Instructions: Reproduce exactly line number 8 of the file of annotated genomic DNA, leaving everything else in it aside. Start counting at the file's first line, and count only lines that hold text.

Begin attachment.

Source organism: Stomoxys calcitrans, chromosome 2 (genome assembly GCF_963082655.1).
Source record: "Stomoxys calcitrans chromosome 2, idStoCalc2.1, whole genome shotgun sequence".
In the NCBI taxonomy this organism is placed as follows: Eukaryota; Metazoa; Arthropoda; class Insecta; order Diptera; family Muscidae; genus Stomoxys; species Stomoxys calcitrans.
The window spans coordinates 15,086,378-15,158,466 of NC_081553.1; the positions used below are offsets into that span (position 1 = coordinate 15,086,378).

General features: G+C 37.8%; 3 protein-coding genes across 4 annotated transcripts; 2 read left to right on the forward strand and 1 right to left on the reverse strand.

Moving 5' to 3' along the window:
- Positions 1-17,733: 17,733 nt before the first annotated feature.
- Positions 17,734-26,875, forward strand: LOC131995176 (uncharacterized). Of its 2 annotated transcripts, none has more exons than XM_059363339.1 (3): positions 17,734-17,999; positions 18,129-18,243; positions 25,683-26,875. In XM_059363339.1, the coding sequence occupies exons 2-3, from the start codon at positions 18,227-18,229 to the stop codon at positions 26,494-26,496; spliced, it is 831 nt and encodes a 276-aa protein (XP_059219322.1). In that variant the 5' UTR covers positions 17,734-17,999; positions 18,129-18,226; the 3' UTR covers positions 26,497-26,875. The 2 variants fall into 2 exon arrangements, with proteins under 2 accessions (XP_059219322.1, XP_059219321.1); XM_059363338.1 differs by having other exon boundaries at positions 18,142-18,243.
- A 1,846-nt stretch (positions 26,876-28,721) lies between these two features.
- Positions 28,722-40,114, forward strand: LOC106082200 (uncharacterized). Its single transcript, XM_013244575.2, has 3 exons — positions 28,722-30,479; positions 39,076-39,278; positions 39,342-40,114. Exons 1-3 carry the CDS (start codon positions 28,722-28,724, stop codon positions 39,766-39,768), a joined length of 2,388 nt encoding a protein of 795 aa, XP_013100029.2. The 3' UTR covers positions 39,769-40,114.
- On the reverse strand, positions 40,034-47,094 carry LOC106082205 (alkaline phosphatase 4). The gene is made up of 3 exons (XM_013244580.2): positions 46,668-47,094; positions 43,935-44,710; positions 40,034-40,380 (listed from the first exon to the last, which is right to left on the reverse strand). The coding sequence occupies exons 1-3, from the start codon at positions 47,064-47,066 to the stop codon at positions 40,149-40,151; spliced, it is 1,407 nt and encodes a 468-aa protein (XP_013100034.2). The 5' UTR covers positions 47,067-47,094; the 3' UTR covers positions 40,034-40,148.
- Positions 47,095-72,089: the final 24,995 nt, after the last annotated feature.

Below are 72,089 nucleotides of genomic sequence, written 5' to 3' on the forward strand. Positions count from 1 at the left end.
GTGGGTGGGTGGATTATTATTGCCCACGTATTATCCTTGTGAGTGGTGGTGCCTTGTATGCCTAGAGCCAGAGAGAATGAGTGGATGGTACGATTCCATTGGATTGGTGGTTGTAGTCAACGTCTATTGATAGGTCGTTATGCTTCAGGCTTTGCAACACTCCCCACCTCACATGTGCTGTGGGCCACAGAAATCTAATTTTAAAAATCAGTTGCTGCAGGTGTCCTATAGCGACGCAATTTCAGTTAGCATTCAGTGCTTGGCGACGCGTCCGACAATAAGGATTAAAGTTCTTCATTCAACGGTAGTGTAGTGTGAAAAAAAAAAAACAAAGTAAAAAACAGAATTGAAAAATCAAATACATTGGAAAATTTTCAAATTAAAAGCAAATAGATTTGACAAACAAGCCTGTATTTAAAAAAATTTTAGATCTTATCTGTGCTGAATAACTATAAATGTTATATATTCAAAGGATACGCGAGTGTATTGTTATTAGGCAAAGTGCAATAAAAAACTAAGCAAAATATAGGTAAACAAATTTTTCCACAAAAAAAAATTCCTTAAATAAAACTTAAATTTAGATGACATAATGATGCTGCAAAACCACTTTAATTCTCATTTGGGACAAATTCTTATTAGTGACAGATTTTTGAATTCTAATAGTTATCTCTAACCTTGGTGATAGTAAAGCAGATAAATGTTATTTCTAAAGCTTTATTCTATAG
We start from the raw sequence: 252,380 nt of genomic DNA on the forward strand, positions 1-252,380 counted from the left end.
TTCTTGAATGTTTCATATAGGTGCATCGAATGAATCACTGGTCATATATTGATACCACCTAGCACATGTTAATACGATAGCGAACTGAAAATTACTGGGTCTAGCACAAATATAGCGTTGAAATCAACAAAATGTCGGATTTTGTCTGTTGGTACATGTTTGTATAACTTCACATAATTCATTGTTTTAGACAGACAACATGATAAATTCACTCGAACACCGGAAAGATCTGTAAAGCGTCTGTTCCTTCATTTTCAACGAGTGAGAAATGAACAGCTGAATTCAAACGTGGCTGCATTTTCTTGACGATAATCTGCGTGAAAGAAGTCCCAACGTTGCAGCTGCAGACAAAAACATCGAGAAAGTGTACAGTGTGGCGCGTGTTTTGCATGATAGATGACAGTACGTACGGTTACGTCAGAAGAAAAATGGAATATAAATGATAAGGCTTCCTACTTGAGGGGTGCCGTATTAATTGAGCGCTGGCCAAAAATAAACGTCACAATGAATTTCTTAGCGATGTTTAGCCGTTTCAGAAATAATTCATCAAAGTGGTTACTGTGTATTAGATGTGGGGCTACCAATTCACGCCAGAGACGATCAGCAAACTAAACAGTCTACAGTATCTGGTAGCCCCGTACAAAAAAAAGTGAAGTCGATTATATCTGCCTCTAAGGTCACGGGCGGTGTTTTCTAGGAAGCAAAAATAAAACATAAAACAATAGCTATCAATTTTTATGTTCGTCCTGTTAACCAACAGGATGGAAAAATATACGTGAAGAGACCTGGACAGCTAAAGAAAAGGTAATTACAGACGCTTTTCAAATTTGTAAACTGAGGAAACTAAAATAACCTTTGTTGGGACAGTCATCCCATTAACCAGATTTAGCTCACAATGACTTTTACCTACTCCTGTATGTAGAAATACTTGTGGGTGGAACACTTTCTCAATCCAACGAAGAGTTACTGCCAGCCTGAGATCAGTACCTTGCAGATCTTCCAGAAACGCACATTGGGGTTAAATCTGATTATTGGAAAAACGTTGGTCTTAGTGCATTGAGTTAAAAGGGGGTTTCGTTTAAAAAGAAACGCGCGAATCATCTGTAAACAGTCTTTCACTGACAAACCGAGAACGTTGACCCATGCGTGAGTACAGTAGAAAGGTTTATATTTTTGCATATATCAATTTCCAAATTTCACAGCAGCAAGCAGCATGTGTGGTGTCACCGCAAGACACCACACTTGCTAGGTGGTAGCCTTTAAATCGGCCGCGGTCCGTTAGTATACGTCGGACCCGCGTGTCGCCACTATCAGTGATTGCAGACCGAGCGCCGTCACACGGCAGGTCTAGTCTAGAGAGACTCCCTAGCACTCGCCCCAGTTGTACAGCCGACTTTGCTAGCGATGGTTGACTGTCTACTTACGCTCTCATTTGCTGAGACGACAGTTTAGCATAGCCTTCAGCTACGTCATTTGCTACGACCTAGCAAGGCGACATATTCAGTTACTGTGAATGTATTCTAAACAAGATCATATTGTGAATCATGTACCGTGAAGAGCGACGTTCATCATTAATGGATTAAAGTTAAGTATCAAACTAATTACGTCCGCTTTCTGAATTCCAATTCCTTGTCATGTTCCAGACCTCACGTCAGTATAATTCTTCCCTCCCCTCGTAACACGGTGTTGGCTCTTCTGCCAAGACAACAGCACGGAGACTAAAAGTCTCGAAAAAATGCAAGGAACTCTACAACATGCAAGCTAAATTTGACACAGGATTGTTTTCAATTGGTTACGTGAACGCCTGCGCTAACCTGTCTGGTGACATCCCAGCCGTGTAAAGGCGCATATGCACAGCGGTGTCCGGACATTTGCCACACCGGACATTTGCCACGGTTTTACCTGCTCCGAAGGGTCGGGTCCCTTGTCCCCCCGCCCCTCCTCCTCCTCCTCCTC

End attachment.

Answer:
- Positions 17,734-26,875, forward strand: LOC131995176 (uncharacterized). Of its 2 annotated transcripts, none has more exons than XM_059363339.1 (3): positions 17,734-17,999; positions 18,129-18,243; positions 25,683-26,875. In XM_059363339.1, the coding sequence occupies exons 2-3, from the start codon at positions 18,227-18,229 to the stop codon at positions 26,494-26,496; spliced, it is 831 nt and encodes a 276-aa protein (XP_059219322.1). In that variant the 5' UTR covers positions 17,734-17,999; positions 18,129-18,226; the 3' UTR covers positions 26,497-26,875. The 2 variants fall into 2 exon arrangements, with proteins under 2 accessions (XP_059219322.1, XP_059219321.1); XM_059363338.1 differs by having other exon boundaries at positions 18,142-18,243.